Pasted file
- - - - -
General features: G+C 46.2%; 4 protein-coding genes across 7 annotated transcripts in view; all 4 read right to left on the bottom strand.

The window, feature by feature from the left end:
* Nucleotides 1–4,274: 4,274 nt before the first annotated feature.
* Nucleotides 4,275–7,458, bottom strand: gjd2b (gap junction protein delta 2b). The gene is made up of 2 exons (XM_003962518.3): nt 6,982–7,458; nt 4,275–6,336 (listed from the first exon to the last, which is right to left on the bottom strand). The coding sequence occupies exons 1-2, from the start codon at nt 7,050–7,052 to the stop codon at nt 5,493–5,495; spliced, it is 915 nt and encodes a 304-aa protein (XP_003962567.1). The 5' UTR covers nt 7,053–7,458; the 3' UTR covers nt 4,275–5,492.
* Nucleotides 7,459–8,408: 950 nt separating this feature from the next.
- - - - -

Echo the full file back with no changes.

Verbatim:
General features: G+C 46.2%; 4 protein-coding genes across 7 annotated transcripts in view; all 4 read right to left on the bottom strand.

The window, feature by feature from the left end:
* Nucleotides 1–4,274: 4,274 nt before the first annotated feature.
* Nucleotides 4,275–7,458, bottom strand: gjd2b (gap junction protein delta 2b). The gene is made up of 2 exons (XM_003962518.3): nt 6,982–7,458; nt 4,275–6,336 (listed from the first exon to the last, which is right to left on the bottom strand). The coding sequence occupies exons 1-2, from the start codon at nt 7,050–7,052 to the stop codon at nt 5,493–5,495; spliced, it is 915 nt and encodes a 304-aa protein (XP_003962567.1). The 5' UTR covers nt 7,053–7,458; the 3' UTR covers nt 4,275–5,492.
* Nucleotides 7,459–8,408: 950 nt separating this feature from the next.